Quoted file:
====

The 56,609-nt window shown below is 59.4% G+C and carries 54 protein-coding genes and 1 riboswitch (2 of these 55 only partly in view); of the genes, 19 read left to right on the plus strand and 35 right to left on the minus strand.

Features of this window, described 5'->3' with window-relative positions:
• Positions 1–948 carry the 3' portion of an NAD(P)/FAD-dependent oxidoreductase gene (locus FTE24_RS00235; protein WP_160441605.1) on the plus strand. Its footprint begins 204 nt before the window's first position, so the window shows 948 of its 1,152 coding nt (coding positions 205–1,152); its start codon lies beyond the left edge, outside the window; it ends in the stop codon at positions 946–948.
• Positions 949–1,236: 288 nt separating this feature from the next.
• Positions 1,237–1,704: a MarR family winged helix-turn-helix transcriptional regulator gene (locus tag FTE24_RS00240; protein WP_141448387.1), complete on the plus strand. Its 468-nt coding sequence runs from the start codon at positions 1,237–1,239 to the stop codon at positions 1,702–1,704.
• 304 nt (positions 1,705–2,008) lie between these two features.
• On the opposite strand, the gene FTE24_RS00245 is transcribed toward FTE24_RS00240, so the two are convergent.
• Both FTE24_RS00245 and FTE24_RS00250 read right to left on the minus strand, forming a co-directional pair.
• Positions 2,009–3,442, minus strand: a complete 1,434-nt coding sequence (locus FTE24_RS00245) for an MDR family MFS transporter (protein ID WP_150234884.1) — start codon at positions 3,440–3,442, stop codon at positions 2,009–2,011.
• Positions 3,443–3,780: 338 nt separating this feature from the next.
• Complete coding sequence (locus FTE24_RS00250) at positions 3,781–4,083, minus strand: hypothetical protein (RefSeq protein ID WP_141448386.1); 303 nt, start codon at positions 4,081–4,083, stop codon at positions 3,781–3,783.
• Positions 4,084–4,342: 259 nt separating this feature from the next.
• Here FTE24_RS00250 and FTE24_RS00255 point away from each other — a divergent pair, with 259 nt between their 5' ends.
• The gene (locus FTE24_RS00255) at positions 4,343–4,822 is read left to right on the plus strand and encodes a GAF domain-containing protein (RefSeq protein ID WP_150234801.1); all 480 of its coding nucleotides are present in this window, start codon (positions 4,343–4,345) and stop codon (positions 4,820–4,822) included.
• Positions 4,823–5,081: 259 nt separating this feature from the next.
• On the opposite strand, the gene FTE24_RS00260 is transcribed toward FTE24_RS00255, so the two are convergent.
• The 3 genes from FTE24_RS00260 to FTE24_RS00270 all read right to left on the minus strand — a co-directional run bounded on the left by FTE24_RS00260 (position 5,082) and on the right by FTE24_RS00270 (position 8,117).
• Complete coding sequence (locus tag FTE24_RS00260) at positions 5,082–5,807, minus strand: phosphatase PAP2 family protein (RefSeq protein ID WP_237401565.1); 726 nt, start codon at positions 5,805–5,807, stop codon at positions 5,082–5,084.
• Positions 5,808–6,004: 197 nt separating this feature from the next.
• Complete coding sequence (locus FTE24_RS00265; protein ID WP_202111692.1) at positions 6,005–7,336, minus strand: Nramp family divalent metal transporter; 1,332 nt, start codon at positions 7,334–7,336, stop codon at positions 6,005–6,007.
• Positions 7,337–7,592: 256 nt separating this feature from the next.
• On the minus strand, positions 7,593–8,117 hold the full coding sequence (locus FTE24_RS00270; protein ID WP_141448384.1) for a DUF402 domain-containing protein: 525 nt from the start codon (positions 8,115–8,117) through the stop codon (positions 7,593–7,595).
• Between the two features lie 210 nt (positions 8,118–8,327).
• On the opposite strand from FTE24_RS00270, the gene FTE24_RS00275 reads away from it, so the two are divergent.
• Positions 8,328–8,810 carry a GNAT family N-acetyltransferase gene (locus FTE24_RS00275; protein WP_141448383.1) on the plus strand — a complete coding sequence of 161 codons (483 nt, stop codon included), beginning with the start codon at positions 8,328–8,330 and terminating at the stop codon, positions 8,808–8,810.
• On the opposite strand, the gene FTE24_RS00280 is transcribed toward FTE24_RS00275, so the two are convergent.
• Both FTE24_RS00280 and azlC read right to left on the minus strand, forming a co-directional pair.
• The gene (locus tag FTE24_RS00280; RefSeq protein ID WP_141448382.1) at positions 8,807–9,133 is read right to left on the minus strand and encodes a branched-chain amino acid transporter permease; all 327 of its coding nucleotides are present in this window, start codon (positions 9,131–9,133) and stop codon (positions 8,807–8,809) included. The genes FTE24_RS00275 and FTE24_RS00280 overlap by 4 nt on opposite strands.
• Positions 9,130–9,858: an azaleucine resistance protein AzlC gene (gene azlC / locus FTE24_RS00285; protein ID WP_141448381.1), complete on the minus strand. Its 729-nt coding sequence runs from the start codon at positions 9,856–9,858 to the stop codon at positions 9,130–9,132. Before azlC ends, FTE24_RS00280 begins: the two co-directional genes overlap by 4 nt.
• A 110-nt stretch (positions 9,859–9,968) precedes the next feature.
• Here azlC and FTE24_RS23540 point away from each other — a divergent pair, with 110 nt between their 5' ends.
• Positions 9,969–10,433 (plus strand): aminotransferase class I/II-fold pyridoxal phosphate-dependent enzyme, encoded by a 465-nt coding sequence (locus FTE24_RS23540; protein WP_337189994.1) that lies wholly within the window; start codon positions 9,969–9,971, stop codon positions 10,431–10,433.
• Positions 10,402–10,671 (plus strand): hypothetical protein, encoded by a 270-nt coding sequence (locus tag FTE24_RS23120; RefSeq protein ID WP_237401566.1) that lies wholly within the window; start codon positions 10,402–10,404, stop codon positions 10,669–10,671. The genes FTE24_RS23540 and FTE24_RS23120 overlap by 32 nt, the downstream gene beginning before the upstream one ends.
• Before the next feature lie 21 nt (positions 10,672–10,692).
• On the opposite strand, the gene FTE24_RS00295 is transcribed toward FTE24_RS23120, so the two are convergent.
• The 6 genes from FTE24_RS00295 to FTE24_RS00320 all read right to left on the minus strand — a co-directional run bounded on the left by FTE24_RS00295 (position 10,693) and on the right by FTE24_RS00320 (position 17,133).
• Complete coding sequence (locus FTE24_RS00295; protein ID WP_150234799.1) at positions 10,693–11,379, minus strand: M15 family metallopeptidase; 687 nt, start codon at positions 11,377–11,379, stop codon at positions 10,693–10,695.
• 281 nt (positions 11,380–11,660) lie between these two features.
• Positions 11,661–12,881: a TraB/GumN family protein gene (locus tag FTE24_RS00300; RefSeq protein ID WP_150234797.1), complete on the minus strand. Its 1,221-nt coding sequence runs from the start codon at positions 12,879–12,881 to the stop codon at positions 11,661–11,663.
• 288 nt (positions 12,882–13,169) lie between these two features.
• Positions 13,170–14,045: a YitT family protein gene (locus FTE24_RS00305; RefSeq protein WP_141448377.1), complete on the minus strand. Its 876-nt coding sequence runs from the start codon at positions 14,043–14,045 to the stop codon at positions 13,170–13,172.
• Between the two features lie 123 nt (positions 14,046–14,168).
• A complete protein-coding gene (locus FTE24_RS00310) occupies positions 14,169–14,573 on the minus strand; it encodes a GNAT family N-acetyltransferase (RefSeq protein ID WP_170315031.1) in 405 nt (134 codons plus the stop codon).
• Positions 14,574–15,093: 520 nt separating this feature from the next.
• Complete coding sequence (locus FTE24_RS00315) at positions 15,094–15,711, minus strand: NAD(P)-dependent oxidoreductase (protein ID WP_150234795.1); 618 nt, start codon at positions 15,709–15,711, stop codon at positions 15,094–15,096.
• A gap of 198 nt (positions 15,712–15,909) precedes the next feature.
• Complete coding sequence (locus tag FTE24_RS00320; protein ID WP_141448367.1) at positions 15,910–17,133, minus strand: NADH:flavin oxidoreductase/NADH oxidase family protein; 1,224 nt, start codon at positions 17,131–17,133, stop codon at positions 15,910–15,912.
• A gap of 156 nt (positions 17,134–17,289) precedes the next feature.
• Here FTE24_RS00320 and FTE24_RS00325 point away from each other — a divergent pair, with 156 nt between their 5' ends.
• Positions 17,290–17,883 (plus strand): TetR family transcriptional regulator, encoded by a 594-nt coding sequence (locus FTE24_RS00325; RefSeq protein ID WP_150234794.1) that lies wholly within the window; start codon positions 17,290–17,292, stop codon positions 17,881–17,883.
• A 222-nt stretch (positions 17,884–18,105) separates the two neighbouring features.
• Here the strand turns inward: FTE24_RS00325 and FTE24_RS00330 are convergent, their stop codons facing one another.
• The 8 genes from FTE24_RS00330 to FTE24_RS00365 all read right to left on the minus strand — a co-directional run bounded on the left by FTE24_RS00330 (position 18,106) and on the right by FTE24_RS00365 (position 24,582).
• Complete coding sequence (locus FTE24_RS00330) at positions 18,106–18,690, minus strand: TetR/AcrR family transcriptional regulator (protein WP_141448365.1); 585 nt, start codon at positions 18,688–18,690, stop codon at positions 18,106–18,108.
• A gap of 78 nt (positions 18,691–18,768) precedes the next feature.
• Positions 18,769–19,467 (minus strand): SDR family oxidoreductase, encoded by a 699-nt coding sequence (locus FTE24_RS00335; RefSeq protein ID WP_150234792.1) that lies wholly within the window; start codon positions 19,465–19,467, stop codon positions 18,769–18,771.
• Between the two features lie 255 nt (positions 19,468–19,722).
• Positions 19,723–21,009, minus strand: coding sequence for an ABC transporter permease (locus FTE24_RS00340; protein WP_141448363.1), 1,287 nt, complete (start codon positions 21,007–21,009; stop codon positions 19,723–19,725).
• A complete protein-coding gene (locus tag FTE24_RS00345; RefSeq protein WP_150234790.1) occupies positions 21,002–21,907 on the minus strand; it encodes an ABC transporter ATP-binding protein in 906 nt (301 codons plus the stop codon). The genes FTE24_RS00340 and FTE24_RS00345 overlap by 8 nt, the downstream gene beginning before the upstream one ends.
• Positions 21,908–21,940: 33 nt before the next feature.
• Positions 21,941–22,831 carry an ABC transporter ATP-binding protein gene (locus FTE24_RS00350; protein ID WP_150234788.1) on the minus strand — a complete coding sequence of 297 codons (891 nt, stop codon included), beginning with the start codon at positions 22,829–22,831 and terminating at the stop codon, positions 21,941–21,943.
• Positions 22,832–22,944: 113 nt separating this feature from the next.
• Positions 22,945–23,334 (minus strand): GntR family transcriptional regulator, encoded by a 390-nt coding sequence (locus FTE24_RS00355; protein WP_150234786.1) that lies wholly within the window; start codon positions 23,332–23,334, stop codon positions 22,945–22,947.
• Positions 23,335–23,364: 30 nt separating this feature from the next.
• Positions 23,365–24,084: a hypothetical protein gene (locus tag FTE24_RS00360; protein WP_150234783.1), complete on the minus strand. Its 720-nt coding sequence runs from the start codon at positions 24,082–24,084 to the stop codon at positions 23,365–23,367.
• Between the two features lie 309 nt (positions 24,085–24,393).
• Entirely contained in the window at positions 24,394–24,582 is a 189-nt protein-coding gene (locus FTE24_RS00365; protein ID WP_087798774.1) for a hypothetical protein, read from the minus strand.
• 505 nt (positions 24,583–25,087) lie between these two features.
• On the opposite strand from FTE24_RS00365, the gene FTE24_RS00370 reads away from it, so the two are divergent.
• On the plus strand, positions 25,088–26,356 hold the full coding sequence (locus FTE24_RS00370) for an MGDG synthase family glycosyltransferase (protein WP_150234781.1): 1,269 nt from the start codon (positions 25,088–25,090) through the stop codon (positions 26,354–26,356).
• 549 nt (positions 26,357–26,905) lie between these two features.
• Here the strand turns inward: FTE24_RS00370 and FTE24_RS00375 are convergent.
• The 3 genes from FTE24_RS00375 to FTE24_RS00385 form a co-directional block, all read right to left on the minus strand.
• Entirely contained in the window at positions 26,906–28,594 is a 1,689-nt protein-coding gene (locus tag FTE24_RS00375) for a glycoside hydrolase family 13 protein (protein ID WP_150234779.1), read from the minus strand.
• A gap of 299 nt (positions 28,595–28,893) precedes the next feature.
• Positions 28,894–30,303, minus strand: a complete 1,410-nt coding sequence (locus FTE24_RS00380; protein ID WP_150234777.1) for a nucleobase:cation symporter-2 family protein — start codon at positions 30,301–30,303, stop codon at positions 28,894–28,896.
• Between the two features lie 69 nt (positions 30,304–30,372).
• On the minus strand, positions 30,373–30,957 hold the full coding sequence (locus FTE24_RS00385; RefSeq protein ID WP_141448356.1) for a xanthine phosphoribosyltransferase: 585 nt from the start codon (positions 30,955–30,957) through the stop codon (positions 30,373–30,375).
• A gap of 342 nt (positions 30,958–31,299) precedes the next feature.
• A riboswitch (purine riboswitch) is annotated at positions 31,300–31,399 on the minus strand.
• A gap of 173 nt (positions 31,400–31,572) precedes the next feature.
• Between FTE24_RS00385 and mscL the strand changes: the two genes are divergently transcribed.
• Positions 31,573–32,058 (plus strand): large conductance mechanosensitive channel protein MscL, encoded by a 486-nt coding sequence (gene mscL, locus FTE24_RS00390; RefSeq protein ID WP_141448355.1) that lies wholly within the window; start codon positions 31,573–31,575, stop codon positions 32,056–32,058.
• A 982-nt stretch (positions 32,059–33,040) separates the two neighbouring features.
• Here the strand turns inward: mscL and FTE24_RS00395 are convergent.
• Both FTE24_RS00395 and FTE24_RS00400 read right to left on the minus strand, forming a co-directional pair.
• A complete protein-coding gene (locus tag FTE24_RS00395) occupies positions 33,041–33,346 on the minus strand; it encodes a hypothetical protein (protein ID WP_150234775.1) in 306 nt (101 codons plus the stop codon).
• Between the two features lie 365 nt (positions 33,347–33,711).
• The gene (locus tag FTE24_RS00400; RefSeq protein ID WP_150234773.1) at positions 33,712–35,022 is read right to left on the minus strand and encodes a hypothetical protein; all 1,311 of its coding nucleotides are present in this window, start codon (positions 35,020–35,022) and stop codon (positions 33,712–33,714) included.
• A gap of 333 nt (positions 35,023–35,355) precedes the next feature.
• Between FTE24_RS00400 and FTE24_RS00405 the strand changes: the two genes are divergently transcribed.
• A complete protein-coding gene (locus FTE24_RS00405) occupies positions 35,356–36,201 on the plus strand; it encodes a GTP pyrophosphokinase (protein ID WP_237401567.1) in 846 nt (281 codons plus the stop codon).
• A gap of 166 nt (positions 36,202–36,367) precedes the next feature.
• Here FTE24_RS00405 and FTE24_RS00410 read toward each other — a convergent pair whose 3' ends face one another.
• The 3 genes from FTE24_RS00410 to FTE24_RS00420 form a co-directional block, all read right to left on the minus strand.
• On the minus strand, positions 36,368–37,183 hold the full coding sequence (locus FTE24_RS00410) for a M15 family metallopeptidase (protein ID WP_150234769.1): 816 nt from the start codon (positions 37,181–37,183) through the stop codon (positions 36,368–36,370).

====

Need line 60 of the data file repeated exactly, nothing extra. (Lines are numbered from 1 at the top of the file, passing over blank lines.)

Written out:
• Positions 21,908–21,940: 33 nt before the next feature.